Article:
Black Sash urges government to up R350 unemployment grant to R1,000

23 April 2020 - 11:00 By Ernest Mabuza
The Black Sash has called on the government to increase the temporary Covid-19 social relief of distress grant of R350 to unemployed South Africans to at least R1,000.
The Black Sash has called on the government to increase the temporary Covid-19 social relief of distress grant of R350 to unemployed South Africans to at least R1,000.
Image: Gallo Images / Alet Pretorius

While the temporary Covid-19 social relief of distress grant of R350 to unemployed South Africans is welcome, government should increase this amount to at least R1,000, human rights organisation The Black Sash said.

The Black Sash made this comment in reaction to social relief measures announced by President Cyril Ramaphosa on Tuesday to alleviate the effects of the Covid-19 lockdown on individuals and households.

President Cyril Ramaphosa announced on April 21 2020 that the South African government will make an additional R500bn available to assist in the fight against Covid-19. The money will come from reprioritising the country’s current budget and from international institutions such as the International Monetary Fund (IMF) and the New Development Bank (NDB). Here’s where the government will spend the money.

The organisation said the measures, which include a R250 increase of all grants and a R500 increase of the child support grant (CSG) for six months, were a step in the right direction.

“These top-ups will ensure that more than 18-million beneficiaries are not plunged into starvation and they will act as a buffer against the economic effects of the lockdown and pandemic,” the organisation said.

It said the rollout of the temporary Covid-19 social relief of distress grant was a significant new intervention. It said this adult grant should include parents who are unemployed, regardless of whether they are already receiving the child support grant.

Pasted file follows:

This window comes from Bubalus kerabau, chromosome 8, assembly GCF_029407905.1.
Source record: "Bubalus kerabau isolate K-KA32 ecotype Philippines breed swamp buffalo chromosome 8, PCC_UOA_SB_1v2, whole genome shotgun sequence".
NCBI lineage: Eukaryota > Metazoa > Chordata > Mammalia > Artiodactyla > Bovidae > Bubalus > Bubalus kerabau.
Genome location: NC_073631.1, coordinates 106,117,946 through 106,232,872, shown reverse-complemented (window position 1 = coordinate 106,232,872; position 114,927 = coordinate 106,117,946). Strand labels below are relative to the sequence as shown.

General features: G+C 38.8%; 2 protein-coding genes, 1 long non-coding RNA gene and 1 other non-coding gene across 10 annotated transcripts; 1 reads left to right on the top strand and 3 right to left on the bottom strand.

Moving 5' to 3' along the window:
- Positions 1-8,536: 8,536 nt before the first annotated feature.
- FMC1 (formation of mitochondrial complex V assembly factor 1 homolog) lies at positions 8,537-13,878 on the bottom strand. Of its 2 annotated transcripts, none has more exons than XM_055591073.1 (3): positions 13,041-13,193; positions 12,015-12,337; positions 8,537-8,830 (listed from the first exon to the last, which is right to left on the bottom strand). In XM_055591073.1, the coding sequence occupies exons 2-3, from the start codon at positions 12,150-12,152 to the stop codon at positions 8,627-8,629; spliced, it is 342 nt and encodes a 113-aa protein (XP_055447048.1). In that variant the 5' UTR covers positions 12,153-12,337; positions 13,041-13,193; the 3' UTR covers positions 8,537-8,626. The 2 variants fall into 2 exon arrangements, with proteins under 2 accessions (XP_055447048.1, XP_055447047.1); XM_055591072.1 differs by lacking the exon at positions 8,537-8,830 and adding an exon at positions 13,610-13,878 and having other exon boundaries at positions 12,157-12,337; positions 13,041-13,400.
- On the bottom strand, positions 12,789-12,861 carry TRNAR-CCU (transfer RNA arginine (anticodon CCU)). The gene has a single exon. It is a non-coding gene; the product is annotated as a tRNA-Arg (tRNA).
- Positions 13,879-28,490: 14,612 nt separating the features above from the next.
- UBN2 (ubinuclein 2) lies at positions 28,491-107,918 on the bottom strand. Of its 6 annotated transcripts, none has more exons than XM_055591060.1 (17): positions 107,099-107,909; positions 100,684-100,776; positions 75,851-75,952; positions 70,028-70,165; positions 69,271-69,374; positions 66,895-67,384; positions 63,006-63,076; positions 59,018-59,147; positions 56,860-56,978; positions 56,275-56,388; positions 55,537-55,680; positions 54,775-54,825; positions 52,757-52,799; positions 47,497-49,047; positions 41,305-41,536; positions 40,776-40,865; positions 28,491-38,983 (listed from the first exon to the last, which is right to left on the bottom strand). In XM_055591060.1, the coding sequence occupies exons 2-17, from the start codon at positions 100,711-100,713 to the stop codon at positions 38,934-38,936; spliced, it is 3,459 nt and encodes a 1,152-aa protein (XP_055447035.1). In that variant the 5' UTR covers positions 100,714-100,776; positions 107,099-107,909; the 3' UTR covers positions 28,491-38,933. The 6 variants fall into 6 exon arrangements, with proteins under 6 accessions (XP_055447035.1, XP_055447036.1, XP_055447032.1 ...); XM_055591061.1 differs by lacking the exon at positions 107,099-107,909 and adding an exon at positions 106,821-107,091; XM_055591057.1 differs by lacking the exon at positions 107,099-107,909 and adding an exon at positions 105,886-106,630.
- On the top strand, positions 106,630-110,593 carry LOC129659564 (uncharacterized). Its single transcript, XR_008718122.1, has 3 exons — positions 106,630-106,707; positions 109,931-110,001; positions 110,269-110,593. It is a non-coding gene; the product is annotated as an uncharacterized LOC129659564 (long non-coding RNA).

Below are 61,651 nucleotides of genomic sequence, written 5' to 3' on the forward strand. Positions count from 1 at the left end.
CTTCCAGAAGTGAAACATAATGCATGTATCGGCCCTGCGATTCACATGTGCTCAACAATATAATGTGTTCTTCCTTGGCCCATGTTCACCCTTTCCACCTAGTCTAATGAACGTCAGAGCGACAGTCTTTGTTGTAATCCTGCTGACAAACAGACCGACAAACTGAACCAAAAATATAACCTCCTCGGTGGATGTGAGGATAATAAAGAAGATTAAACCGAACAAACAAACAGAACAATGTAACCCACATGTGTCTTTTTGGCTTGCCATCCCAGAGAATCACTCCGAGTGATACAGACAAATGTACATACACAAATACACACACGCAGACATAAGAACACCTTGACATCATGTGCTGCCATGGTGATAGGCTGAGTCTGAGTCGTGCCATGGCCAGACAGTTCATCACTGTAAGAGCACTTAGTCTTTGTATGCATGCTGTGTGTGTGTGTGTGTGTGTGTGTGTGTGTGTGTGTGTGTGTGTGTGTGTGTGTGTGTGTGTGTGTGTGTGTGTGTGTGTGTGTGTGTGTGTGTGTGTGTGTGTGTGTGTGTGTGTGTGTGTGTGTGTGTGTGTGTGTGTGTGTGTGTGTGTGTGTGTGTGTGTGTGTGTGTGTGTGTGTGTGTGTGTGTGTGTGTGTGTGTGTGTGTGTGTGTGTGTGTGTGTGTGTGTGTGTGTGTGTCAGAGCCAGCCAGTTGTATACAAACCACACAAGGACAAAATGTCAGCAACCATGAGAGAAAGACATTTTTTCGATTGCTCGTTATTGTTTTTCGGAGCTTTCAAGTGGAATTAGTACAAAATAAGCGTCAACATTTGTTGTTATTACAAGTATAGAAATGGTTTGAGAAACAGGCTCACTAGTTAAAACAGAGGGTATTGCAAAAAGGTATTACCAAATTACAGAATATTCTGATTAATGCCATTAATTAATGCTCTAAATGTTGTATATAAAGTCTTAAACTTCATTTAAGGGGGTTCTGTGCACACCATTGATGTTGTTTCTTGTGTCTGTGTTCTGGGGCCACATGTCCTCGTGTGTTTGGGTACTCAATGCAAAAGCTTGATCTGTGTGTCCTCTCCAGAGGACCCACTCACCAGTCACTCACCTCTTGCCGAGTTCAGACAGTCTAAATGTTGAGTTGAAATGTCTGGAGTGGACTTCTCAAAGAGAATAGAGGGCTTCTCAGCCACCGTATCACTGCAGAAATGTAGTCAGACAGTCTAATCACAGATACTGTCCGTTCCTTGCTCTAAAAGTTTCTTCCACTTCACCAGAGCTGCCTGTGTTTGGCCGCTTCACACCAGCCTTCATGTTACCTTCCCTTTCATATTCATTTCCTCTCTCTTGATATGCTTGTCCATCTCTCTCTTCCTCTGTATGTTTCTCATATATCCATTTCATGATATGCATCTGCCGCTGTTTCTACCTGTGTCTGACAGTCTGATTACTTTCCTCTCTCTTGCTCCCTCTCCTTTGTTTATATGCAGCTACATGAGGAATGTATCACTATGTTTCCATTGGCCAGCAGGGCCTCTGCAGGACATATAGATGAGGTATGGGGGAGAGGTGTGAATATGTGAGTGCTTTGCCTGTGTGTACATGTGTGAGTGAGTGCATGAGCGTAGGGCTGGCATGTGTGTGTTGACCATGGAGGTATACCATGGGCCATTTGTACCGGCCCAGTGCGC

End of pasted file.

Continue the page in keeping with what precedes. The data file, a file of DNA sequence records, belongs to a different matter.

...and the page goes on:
“The Black Sash urges the government to increase the amount of the grant from R350 to at least R1,000. The current amount of R350 is significantly less than the value of the food parcel distributed by the South African Social Security Agency, which ranges from R1,000 to R1,200,” it said.

The Black Sash said the roll out of the temporary Covid-19 grant was the first step to a permanent basic income grant for those aged 18-59 years with little or no income.

“Our government is slowly moving towards the progressive realisation of social security.”

Many South Africans depend on feeding schemes like the African Children's Feeding Scheme (ACFS) based in Soweto, Johannesburg. The scheme, which has been around for 75 years, provides families with access to nutrition, health and education. The Covid-19 outbreak has however left the organisation with an uncertain future as some of their programmes have been discontinued due to safety concerns.


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